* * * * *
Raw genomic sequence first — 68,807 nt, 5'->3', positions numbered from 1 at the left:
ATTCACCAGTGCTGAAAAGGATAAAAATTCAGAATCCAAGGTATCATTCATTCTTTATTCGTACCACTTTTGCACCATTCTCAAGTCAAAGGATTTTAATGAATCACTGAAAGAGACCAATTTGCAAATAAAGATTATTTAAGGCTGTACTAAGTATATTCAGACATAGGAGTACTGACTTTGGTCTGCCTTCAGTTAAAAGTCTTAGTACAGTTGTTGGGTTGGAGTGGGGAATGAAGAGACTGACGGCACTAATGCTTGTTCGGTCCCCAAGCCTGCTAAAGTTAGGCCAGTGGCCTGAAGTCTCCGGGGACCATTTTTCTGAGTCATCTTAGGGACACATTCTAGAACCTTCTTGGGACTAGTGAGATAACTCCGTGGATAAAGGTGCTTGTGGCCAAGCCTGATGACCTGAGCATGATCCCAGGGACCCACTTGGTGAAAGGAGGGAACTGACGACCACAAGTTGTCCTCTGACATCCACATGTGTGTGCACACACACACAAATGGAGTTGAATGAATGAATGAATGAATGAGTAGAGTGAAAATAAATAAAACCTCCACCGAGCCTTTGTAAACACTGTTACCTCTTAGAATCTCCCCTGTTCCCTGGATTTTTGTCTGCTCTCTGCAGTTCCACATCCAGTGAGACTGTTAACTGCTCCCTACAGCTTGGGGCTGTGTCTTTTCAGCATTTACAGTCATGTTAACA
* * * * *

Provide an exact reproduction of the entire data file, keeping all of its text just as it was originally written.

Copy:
Raw genomic sequence first — 68,807 nt, 5'->3', positions numbered from 1 at the left:
ATTCACCAGTGCTGAAAAGGATAAAAATTCAGAATCCAAGGTATCATTCATTCTTTATTCGTACCACTTTTGCACCATTCTCAAGTCAAAGGATTTTAATGAATCACTGAAAGAGACCAATTTGCAAATAAAGATTATTTAAGGCTGTACTAAGTATATTCAGACATAGGAGTACTGACTTTGGTCTGCCTTCAGTTAAAAGTCTTAGTACAGTTGTTGGGTTGGAGTGGGGAATGAAGAGACTGACGGCACTAATGCTTGTTCGGTCCCCAAGCCTGCTAAAGTTAGGCCAGTGGCCTGAAGTCTCCGGGGACCATTTTTCTGAGTCATCTTAGGGACACATTCTAGAACCTTCTTGGGACTAGTGAGATAACTCCGTGGATAAAGGTGCTTGTGGCCAAGCCTGATGACCTGAGCATGATCCCAGGGACCCACTTGGTGAAAGGAGGGAACTGACGACCACAAGTTGTCCTCTGACATCCACATGTGTGTGCACACACACACAAATGGAGTTGAATGAATGAATGAATGAATGAGTAGAGTGAAAATAAATAAAACCTCCACCGAGCCTTTGTAAACACTGTTACCTCTTAGAATCTCCCCTGTTCCCTGGATTTTTGTCTGCTCTCTGCAGTTCCACATCCAGTGAGACTGTTAACTGCTCCCTACAGCTTGGGGCTGTGTCTTTTCAGCATTTACAGTCATGTTAACA